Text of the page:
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Southern California grocery labor talks hit latest snag: healthcare

May 18, 2011 |  5:04 pm

Grocery Labor Strike Vote
The Southern California grocery labor talks apparently aren't going well -- still.

On Wednesday, the region’s major grocery chains said they have presented the union representing 62,000 of their workers with an initial proposal for changes to their healthcare coverage -- a proposal the retailers call “reasonable” and union officials describe as “gutting.”

Albertsons, Ralphs and Vons declined to discuss the proposal in detail on Wednesday. But according to a statement from the three retailers, the health and welfare proposal offers their workers “an excellent healthcare plan that allows them to receive comprehensive coverage for themselves and their families.”

“Although the proposal makes some changes to the current health and welfare plan, employees would pay as little as $9 a week for coverage, receive coverage if they work just 16 hours per week depending on their job,” according to the statement.

But officials of the United Food and Commercial Workers countered that the retailers are pushing to shift as much as 80% of the medical costs to the workers.

“Management has refused to compromise on providing health benefits, instead creating a plan that mirrors that of corporate healthcare villain Wal-Mart: expensive and ineffective enough that no employee participates,” said Mike Shimpock, a spokesman for UFCW Local 770 in Los Angeles.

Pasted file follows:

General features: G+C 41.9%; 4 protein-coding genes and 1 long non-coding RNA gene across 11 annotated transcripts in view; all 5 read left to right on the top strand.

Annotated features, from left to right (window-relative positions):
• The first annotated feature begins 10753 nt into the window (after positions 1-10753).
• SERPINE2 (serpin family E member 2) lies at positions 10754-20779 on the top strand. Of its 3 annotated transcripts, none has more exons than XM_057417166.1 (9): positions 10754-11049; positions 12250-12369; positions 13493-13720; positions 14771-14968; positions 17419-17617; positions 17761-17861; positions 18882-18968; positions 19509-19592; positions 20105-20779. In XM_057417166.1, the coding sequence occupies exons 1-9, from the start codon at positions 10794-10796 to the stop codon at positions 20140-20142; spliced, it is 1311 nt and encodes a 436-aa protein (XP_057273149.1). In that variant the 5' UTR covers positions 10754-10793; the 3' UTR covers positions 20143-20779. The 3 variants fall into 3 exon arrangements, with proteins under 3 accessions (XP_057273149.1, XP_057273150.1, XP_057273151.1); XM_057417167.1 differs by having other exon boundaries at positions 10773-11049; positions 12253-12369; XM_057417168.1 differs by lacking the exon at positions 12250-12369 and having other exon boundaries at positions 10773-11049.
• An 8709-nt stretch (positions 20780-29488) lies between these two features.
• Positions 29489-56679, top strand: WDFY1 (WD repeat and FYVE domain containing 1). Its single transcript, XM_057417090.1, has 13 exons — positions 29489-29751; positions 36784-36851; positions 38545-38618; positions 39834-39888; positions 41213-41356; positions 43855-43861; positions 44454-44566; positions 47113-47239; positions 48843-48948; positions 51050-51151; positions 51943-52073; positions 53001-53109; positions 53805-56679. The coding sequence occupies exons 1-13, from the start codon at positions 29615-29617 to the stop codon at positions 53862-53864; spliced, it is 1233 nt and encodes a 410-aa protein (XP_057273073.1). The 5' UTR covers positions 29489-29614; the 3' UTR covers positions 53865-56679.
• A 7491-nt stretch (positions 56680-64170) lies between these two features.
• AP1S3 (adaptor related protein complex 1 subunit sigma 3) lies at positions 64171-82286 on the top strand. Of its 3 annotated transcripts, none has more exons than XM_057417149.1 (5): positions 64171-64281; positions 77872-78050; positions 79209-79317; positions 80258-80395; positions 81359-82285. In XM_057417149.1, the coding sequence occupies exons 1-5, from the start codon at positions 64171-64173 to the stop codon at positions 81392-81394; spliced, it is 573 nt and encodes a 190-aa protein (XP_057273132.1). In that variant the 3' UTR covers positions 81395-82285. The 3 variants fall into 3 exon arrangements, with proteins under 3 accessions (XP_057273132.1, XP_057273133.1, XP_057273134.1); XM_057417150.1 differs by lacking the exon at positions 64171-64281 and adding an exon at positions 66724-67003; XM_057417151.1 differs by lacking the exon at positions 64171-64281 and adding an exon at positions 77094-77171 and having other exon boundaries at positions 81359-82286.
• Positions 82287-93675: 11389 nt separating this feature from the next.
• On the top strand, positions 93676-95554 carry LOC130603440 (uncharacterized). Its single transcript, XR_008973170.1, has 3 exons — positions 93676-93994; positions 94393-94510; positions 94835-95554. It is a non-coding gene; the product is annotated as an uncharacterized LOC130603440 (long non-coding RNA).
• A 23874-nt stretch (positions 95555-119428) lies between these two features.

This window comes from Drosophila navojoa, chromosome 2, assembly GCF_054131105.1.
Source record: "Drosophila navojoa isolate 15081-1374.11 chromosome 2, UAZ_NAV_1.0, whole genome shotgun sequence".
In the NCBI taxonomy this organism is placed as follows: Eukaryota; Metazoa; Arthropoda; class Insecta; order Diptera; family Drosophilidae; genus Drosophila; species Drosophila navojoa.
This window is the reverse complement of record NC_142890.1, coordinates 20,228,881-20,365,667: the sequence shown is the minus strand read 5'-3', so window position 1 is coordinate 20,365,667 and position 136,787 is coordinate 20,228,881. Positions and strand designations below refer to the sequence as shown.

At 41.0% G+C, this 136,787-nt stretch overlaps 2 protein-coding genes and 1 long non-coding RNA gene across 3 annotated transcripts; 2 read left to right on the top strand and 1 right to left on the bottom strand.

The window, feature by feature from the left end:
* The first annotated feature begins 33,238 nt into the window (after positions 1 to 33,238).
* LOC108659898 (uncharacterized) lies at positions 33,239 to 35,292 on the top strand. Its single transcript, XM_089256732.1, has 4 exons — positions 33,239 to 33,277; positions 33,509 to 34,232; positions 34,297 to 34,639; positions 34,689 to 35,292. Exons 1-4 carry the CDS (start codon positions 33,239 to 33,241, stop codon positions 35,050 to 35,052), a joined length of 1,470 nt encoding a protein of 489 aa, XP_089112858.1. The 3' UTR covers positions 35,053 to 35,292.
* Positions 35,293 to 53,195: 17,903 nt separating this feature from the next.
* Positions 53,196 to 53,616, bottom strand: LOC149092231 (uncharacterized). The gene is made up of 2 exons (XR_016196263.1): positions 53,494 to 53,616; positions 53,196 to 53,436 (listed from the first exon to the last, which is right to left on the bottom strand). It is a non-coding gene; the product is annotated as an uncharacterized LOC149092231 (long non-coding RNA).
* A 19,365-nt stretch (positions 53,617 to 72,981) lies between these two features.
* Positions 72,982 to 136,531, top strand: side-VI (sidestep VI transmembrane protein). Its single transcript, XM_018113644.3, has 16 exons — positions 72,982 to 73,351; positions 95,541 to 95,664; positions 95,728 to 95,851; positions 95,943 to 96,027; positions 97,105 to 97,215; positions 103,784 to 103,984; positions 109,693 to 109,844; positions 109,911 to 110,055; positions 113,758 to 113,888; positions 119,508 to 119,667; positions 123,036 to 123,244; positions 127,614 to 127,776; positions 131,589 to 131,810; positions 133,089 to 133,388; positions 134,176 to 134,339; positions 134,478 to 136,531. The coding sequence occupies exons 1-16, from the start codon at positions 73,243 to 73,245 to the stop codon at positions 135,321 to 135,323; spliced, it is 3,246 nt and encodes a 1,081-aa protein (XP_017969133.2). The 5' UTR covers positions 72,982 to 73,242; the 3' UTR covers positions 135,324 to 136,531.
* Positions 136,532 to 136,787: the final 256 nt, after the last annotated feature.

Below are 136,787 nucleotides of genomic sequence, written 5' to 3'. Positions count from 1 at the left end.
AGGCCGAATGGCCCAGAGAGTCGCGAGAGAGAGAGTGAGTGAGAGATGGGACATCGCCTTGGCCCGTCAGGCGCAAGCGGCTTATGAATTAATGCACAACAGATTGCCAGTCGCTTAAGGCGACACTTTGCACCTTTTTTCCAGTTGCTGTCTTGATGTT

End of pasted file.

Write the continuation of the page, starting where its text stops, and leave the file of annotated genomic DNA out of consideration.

He added: “Instead of being good corporate citizens and partners in the health of our society, management is instead destroying their employees’ healthcare and risking another grocery strike to marginally increase their profits by 3%.”

The labor negotiations are ongoing. A federal mediator has been meeting with both sides since being brought in last month.

The negotiators are trying to replace a four-year contract that was set to expire March 6 but is now being extended day to day. The contract covers supermarket checkers, baggers, meat cutters and other unionized employees of Ralphs, which is owned by Cincinnati-based Kroger Co.; Vons and Pavilions, owned by Safeway Inc. of Pleasanton, Calif.; and Albertsons, owned by SuperValu Inc. of Eden Prairie, Minn.

--P.J. Huffstutter

Photo: Rick Icaza, president of UFCW Local 770, greets members of the union at a strike-authorization  vote at the Pickwick Center in Burbank in April.  Credit: Jay L. Clendenin / Los Angeles Times

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